Riddle of the Sphinx

I can remember when I was a kid that we'd sometimes do a recreational activity in the evening, as a family. Maybe it was a board game like Snakes and Ladders (Shutes and Ladders to all the Americans reading this) or Monopoly. Maybe a game of cards or Chinese Checkers. Something that all the family could enjoy.

Our current such activity with Duncan is to play the computer adventure game Riddle of the Sphinx". We got it at the last Los Altos library "book" sale for $3. It was published about 2000-2001. We have an old Windows 98 machine (Pentium II) that we keep around for games like this (and for a old HP laser printer that has a parallel interface and doesn't seem to have appropriate Windows XP drivers).

We loaded the game up last week, and we've been spending an hour each night playing it together. There are spoilers ahead, so if that's a problem stop now.

Here's a helpful hint. If you have small children, spending a lot of time exploring every single option and potential clue bores 'em rigid. Just get to the exciting things. We are using a walk-through so that we just have to do the essential bits, and the bits that provide interesting feedback. For this game, this is doubly important as there is an inordinate amount of redundant items that you could potentially waste a lot of time on. Lots of things are very unintuitive too. It's also had mixed reviews [1] [2] [3]

So Dad is the pixel pusher. Mum is the walk-through monitor (on another screen on another PC alongside where we are playing the game). Duncan is just there, grokking the fullness and giving us lots of suggestions on what to do next. Now I don't know whether it's because by the end of the day I'm just tired or it's his young eyes or what, but he's seeing things that both my wife and I are missing, which is great. He's also excited by the whole puzzle solving aspect of the game. A skill which will no doubt be useful elsewhere in life.

One thing I get a chuckle out of is when he shows astonishment at something which seems so natural to me. "How'd you do that!" he exclaims. A couple of examples. Near the beginning of the game, we are in the tent of Gil the archaeologist. There is an audio cassette there. I picked it up, opened up the cassette player, put the tape in, closed the lid and pressed the play button. (All with a few mouse clicks). All the sort of actions you'd do with the real objects. There was a similar situation with striking a match from a book of matches and lighting a candle. Now that Duncan realises that the computer world mimics the real world he's not so surprised and is starting to pick up on what sort of things you can do with each object. This is great to watch. HCI designers really should work with kids when they are designing software. If kids "get it" and can easily use it, there is hope for the rest of us.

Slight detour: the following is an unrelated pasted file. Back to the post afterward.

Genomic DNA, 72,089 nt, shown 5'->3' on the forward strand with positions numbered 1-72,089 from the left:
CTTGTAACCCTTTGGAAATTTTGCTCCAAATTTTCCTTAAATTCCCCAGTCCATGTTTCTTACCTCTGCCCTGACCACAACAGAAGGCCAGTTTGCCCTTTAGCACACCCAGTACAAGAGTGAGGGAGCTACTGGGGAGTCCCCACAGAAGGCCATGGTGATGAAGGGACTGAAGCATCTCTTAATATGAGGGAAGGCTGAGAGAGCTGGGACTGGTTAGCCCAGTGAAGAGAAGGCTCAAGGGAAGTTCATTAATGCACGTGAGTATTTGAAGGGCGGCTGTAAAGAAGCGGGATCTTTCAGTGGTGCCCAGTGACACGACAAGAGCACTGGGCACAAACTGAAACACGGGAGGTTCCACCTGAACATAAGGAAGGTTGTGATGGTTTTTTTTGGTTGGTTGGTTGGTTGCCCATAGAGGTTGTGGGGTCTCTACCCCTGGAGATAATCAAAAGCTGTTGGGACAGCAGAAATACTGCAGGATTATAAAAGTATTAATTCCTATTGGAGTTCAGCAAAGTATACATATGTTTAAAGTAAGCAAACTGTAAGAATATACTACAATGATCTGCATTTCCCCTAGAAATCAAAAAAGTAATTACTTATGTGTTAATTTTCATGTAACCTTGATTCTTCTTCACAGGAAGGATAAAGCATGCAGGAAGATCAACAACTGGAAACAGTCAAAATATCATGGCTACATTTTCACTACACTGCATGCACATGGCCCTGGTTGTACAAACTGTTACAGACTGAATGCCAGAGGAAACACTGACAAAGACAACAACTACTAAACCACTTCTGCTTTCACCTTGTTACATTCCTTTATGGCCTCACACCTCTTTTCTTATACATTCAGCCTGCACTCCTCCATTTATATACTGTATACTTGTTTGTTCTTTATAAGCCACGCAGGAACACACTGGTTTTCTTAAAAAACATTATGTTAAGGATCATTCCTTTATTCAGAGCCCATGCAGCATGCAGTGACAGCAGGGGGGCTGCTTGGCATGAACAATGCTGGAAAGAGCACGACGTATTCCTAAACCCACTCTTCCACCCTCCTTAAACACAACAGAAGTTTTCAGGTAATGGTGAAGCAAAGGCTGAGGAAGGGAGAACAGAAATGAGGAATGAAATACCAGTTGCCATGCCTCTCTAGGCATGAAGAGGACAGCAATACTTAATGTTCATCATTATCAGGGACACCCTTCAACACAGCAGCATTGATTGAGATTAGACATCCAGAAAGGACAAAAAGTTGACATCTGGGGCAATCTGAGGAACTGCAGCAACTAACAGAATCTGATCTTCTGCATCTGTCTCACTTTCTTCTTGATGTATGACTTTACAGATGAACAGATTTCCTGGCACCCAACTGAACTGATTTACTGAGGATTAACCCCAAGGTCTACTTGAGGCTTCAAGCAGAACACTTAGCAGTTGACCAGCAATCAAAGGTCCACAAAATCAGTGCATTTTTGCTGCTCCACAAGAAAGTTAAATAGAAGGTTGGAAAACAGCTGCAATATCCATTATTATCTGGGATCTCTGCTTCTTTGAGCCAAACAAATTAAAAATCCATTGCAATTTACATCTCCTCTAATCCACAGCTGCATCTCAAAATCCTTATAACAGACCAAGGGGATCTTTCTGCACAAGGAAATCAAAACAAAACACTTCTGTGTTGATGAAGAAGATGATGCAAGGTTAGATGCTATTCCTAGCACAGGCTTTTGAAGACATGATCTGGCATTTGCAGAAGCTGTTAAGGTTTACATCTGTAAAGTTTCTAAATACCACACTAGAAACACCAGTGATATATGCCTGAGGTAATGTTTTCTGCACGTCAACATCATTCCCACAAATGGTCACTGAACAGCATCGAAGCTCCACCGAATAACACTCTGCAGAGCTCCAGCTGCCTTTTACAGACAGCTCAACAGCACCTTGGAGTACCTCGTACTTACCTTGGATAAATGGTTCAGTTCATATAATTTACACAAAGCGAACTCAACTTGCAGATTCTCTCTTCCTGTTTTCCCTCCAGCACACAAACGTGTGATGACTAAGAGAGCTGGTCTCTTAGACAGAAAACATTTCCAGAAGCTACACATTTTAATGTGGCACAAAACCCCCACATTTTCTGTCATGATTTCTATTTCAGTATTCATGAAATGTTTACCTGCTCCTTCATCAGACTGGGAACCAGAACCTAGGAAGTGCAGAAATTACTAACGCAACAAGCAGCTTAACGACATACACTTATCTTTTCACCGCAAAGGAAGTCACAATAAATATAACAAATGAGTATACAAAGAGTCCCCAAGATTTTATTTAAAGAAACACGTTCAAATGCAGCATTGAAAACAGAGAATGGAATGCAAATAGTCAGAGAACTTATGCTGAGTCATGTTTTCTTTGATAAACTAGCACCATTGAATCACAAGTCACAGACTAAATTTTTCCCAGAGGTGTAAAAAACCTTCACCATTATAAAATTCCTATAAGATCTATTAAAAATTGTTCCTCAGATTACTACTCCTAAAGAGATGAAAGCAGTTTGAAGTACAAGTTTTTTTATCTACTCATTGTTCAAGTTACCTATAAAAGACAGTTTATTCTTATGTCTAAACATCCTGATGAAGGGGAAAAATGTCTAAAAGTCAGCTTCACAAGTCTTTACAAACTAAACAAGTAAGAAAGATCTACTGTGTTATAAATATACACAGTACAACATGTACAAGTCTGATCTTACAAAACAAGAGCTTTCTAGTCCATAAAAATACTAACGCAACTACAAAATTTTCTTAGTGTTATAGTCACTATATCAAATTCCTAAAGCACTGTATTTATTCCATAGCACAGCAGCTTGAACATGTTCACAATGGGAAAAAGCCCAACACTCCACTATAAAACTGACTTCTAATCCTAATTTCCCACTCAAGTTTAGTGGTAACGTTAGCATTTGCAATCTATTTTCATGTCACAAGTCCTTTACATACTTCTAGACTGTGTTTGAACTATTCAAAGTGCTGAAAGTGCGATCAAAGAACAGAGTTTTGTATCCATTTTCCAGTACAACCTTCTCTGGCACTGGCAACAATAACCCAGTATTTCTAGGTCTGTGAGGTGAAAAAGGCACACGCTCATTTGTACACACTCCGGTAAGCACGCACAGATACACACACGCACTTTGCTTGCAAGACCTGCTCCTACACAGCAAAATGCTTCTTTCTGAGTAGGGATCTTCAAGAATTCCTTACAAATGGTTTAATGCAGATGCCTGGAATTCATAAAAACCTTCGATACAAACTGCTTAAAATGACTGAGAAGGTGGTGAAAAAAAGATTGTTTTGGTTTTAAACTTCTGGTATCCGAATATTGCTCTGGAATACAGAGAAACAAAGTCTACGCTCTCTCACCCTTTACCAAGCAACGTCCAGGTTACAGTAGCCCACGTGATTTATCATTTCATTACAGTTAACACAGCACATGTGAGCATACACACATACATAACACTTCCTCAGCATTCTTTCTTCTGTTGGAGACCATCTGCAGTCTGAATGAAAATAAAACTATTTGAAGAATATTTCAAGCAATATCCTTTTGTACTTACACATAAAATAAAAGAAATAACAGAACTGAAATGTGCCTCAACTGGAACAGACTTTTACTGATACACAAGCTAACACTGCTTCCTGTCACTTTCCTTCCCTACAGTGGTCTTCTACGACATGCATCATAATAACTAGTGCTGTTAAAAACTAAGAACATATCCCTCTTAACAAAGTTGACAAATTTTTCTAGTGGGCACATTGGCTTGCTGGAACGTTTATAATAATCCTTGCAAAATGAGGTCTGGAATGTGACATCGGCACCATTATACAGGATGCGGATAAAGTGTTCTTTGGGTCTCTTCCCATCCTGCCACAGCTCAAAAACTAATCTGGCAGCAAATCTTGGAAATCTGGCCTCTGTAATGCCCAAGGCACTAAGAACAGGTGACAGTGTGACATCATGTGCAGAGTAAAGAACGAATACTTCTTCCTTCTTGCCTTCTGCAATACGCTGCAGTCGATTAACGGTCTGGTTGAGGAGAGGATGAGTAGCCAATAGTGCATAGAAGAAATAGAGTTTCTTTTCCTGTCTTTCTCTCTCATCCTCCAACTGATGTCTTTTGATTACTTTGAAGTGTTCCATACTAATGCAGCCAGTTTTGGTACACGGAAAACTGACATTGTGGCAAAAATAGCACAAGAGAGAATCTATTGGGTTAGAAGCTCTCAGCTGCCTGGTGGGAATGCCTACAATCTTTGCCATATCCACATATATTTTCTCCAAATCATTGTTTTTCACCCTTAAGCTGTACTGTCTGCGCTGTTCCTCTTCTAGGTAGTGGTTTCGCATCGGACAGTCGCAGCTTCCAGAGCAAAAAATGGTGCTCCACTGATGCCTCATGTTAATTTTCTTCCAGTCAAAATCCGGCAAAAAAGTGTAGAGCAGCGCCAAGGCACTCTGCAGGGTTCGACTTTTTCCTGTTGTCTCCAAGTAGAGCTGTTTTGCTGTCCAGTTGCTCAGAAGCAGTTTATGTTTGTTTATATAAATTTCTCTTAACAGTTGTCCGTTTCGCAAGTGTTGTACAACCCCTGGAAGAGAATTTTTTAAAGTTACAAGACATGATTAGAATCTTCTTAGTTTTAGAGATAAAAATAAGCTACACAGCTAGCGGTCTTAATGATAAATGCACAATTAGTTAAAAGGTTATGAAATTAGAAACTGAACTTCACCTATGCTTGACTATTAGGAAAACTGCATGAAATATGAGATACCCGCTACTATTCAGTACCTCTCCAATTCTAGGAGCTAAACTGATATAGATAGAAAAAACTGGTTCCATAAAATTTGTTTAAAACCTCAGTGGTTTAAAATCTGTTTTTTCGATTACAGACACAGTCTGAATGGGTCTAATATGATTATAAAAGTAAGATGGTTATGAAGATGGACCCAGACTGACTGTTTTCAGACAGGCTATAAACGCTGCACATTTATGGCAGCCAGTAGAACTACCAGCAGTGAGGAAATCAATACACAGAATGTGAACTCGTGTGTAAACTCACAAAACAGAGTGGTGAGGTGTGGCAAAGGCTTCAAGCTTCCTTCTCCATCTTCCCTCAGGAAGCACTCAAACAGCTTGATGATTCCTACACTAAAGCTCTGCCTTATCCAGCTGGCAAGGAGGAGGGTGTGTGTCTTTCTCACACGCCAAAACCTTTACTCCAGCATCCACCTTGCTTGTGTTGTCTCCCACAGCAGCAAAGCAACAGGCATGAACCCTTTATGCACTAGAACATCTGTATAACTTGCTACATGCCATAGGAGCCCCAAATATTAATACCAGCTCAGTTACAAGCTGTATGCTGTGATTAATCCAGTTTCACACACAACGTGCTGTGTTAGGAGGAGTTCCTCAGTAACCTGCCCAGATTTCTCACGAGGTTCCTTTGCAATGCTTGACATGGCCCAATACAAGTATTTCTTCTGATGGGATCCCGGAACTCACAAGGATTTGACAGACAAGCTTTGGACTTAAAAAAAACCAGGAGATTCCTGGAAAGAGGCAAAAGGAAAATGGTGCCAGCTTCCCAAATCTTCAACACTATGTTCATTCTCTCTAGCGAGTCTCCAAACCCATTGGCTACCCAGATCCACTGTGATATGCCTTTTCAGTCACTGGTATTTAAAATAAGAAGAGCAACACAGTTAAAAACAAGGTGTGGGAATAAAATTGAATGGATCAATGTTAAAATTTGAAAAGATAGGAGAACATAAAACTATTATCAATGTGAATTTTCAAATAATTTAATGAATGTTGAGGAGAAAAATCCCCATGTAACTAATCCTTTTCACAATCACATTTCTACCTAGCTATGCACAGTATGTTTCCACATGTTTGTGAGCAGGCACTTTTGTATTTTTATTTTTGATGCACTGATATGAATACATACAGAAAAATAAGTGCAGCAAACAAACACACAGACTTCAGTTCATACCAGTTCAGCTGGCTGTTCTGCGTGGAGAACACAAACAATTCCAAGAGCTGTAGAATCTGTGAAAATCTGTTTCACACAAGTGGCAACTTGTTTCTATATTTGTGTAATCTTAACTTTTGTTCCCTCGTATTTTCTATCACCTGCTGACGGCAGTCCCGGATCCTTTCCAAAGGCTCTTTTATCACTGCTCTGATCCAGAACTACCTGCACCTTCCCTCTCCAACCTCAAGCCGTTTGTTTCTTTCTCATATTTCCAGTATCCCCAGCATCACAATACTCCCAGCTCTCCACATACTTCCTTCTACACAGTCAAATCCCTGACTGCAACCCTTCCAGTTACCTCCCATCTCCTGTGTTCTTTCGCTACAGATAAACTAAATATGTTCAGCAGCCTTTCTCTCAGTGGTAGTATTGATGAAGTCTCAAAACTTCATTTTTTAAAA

Having said that, the game is still a little frustrating at times. The pointy hand cursor for turning 90 degrees and 180 degrees are remarkably similar so it's very easy to get disoriented. I'm also glad we've got the walk-through. For example,

"Looking down you will see it is too far to jump but wait a while and the crocodiles form a bridge for you."

Oh yeah. I'd have certainly got that one on my own. There is another time where we have to break open a nice looking pot to get a key. As Duncan put it, "so we have to smash lost art to do this?" I agree. It wasn't obvious. It didn't seem to be what an archaeologist would do.

We are currently about half way through the game. The game technology is a little dated now. There's nothing that's made me go wow! like the first time I played Myst when it had just come out. But for a seven year old, there are lots of things that keep him enthralled. We'll probably try some other similar games after this one. If you have any recommendations, please let me know.



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